In Oklahoma City, custody laws demand that the co-parents define the terms of their legal and physical custody of the children. Legal custody refers to who makes decisions on the child’s behalf. Physical custody refers to the day-to-day care of the child. Various custody agreements can cater to either legal, physical or both types of custody. Understanding what each type means and how it works can be difficult for those who aren’t involved in the law, but here’s a simplified explanation of each type of custody agreement that the state of Oklahoma agrees and grants.
In terms of Joint Custody, both sets of parents share the responsibility of decision making. Joint Custody is one of the most popular forms of custody agreements in Oklahoma and judges usually attempt to encourage it. To access this type of custody, parents must make an application. In their application, both parents must agree to a plan concerning the child’s upbringing and time-sharing. Terms of the upbringing can refer to the living arrangement, health, education, religion and visitation rights. Time-sharing is the plan for whom the child spends time with and on which days. With each plan, terms for time-sharing will differ. The idea is for the child to spend an equal amount of time with each parent but depending on the terms of the agreement, this can vary immensely. If this type of custody agreement interest you, make sure to specify the terms of this agreement before the application and hiring your child custody lawyer.
If Joint Custody refers to the equal split between two parents, sole custody means that only one parent controls either legal, physical or both forms of custody. Oklahoma courts look to encourage frequent contact from both parents, but in some cases, a parent should be denied access. In these cases courts will usually investigate the relationship history, moral issues of each parent, and identify which parent is the most equipped to care for the child. The parent that checks off the most boxes usually wins. The trouble with sole custody can be that a single parents can be denied complete access to visiting and engaging with the child. The process can be hugely damaging, so clients should be aware of the battle that will ensue when selecting this form of agreement.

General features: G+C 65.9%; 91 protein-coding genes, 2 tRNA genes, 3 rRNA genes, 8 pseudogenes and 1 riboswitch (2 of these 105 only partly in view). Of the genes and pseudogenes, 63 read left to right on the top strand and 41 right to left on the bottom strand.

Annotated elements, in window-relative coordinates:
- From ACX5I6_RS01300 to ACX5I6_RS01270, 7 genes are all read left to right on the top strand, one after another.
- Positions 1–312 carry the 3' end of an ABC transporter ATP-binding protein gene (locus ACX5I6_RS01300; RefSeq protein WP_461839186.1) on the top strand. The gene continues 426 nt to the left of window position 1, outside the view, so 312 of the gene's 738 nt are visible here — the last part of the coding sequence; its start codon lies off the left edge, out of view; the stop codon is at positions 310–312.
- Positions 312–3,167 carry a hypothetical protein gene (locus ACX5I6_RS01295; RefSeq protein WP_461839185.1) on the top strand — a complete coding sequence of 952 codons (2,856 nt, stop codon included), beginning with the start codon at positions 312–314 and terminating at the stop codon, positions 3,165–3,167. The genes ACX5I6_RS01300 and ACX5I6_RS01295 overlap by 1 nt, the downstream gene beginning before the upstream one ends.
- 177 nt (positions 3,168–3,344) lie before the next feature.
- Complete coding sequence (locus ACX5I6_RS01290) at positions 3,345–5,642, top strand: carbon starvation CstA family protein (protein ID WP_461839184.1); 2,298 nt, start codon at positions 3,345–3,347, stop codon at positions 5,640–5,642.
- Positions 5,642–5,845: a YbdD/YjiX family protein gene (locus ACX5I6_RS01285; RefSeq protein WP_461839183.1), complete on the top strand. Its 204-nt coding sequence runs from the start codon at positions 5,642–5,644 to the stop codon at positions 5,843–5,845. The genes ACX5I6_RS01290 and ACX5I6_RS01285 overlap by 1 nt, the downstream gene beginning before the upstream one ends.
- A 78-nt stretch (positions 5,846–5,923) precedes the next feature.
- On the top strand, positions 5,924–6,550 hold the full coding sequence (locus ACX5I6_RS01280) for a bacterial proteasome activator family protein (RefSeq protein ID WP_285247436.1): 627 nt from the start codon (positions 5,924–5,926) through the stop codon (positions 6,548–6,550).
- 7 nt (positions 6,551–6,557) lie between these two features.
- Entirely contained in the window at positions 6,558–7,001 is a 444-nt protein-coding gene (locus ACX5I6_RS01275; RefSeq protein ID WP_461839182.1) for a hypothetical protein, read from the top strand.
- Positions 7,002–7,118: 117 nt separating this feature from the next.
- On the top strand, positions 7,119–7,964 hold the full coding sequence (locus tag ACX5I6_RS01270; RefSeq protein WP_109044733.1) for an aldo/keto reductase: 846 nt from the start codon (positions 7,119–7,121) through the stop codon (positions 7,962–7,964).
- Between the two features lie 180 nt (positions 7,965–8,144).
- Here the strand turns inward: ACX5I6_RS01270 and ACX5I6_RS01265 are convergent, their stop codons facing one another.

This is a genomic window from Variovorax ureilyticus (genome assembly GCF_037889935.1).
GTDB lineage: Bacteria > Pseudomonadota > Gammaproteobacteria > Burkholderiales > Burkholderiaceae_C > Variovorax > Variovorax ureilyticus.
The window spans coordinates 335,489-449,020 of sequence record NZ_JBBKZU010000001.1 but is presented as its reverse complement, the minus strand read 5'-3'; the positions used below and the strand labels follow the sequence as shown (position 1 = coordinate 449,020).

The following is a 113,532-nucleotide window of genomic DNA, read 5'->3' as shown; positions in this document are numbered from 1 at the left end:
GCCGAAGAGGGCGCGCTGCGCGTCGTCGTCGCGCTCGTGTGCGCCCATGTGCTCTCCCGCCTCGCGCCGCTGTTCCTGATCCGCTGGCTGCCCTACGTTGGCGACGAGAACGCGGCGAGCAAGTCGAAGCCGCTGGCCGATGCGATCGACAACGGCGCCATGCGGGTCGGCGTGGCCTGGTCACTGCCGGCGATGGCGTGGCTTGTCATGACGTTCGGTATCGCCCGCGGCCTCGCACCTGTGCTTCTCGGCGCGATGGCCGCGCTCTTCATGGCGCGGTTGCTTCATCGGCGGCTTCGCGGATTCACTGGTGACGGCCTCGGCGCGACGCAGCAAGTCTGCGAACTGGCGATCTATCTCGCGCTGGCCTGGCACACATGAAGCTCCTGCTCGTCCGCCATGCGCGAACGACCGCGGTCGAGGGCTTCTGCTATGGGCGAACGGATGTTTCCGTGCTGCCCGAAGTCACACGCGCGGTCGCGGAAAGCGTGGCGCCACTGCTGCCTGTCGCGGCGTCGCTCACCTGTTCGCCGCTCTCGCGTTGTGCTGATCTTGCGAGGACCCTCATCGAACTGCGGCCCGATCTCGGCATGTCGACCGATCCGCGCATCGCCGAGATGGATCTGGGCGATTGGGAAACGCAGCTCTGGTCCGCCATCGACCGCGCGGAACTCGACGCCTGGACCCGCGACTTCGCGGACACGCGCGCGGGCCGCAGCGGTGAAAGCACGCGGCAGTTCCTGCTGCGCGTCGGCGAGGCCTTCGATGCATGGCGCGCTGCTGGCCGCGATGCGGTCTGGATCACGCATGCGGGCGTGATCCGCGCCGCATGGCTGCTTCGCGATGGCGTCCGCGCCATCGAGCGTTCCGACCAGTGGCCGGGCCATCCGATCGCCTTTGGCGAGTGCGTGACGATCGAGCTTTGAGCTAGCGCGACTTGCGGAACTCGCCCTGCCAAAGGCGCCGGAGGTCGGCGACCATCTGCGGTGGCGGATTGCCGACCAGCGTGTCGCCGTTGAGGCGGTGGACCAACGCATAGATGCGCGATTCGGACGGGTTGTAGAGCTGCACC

While the rules of custody are clearly defined for one child, it gets pretty murky for multiple children. If Joint presents a multitude of issues and sole custody presents a huge risk, split custody can usually be a great mediator. In this agreement, a parent is awarded legal and physical custody of one their children, diving the family in two. Issues with this form of custody could be the process of splitting families apart specifically children and from their siblings, but at least it doesn’t deny access to the children.
The most interesting of the four would be Birdnesting. In this form of custody, the children remain in their current living situation, yet the parents care for the children at home on a rotating schedule. Birdnesting definitely alleviates the issues of uprooting the children from their current state of stability and serves as a better alternative to Joint Custody.